A couple have been stunned after council bosses turned down a home extension they say they need to look after their disabled son.
Heather and Stuart Barnes want to expand Altham Hall Cottage to make a new family home with their two sons Sam, 10, and Jack, seven, who has special needs.
When Jack was born he was diagnosed with a severe bowel condition, kidney problems and a hole in the heart, and he has the mental age of a toddler.
The family currently live on Altham Lane, on Burnley Road, Altham, but they also own the cottage, one of four dwellings at Altham Hall Farm.
Jack’s parents fear it is becoming unsafe for him to live on the busy main road as he grows older. The cottage is in a safer location, but is currently too small for their needs.
Heather, 40, explained: "We’ve lived here for 11 years and are quite happy where we live and it would break my heart to leave it, but I’ve got to think of his safety.
"The industrial estate is getting bigger and busier every year and as Jack has got older he keeps escaping to get to the farm.
"We live right on the corner of Burnley Road so we have also got all the wagons going up Altham Way passing our doorstep.
"On a couple of occasions we’ve had strangers who have found him on the roundabout. He has no fear and doesn’t know the danger he is in."
The proposed new development provides for a replacement kitchen for surveillance, two additional bedrooms, an en-suite and a wet room, a second lounge, a utility room and a tack room.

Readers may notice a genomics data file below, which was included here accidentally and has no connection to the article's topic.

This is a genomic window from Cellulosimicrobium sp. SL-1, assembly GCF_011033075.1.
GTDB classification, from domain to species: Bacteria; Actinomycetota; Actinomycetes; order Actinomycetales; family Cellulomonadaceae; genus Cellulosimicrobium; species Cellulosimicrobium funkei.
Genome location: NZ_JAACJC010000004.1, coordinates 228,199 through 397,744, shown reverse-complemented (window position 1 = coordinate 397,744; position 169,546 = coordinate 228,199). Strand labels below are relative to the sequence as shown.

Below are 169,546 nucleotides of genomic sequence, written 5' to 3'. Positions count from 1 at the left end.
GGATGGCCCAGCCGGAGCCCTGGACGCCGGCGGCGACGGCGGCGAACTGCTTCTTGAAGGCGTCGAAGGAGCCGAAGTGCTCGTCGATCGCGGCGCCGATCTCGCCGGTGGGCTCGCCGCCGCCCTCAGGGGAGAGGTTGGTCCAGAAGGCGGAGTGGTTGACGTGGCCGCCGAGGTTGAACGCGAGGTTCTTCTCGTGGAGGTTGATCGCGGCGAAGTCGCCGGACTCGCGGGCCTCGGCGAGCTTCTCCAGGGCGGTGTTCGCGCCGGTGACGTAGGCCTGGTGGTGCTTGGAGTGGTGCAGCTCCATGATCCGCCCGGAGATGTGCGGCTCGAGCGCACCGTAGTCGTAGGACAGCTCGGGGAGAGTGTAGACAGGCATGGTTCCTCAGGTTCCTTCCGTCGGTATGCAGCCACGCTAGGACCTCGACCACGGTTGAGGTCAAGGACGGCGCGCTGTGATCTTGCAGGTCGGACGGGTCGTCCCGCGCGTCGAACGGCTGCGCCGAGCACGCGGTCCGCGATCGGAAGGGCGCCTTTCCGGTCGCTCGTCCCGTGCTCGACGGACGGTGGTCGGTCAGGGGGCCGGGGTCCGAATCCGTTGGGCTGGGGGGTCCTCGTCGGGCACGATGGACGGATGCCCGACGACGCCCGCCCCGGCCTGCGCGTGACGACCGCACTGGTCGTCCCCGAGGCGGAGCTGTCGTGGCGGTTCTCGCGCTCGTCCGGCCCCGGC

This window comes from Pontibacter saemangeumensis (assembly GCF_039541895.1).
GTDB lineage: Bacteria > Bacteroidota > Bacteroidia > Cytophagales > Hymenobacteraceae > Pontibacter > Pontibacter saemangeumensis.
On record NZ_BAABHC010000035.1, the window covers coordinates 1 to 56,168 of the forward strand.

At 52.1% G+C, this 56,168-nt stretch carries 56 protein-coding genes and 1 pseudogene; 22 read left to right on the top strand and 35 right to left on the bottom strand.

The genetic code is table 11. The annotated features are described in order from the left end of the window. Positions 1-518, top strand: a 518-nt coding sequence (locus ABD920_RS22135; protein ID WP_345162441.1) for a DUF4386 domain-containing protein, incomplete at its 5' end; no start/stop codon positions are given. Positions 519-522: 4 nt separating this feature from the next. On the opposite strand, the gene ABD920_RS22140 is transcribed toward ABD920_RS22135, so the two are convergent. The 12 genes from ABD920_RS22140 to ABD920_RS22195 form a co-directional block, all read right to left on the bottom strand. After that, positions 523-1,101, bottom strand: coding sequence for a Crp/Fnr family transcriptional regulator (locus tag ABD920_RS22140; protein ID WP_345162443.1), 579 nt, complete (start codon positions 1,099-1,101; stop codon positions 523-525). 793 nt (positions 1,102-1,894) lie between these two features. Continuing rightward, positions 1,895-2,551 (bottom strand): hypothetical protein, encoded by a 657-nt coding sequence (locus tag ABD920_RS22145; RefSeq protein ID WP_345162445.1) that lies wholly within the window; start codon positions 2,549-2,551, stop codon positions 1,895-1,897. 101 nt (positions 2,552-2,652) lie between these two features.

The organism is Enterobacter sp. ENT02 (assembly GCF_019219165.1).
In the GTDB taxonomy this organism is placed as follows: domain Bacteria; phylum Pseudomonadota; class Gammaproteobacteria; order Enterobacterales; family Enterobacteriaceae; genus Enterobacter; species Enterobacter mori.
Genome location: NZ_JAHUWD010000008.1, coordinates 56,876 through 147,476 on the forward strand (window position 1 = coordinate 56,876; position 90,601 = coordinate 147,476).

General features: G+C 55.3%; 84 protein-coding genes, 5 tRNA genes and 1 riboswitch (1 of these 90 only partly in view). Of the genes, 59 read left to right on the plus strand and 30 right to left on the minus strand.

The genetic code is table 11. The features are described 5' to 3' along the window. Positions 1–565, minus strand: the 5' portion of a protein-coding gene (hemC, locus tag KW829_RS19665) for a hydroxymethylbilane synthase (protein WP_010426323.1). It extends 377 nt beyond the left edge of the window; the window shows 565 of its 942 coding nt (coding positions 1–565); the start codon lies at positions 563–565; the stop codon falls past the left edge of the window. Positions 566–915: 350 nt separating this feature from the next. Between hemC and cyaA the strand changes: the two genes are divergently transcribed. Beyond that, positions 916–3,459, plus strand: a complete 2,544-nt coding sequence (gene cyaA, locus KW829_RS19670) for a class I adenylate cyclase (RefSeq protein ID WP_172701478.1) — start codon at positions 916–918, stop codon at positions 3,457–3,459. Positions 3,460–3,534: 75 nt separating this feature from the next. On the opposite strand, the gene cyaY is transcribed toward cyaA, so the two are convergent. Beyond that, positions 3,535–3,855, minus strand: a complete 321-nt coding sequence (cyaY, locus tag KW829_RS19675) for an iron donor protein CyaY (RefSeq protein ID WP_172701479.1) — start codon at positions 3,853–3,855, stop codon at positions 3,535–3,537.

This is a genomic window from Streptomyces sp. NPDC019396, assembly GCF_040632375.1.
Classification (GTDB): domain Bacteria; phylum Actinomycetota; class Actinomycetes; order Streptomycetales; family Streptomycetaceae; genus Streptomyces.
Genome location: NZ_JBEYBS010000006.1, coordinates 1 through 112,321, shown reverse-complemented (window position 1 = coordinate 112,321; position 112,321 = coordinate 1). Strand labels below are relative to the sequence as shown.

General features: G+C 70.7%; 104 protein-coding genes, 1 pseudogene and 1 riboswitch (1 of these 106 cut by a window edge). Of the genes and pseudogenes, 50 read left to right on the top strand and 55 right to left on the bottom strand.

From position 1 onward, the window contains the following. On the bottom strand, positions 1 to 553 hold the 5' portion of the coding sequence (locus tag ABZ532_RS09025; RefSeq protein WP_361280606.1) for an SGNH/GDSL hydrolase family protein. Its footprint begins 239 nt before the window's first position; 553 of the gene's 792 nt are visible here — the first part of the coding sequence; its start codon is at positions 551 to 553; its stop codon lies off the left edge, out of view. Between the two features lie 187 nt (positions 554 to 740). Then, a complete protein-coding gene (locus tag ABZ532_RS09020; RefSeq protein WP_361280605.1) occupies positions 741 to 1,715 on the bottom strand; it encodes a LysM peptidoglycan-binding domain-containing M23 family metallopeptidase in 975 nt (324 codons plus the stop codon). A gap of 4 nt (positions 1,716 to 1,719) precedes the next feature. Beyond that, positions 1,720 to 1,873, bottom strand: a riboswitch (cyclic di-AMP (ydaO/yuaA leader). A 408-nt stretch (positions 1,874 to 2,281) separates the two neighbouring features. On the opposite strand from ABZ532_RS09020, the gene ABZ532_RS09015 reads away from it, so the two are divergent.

Officers say it would involve a 135 per cent increase in the volume of the building, compared to the usual 35 per cent Green Belt limit.
Heather said: "He has bowel difficulties and we need extra washrooms for him and I want my other boy to be put at the other end of the house so he is not disturbed. It's still a big extension but we have got to look to the future because he may live with us for the rest of his life.
"Everybody in the village is in support and we will carry on fighting this. We're moving across to that cottage come what may, but it's only small.
"I think the council should listen to people’s circumstances, especially when it’s for children.
"If it was developing for the sake of developing we could understand them refusing it, but it's for safety reasons."
An earlier application was refused outright under officer delegated powers, and a second proposal will go to the Planning Committee next Wednesday (September 15).
But it is again recommended for refusal, on the grounds that there are ‘insufficient special circumstances’ to justify an exception to Green Belt protection.
The refusal also states that the development would spoil the surrounding Conservation Area, but no objections have been raised.
The family are also angry that they were told their land could be compulsorily purchased, when plans were afoot for a moneyspinning super racecourse complex at Simonstone.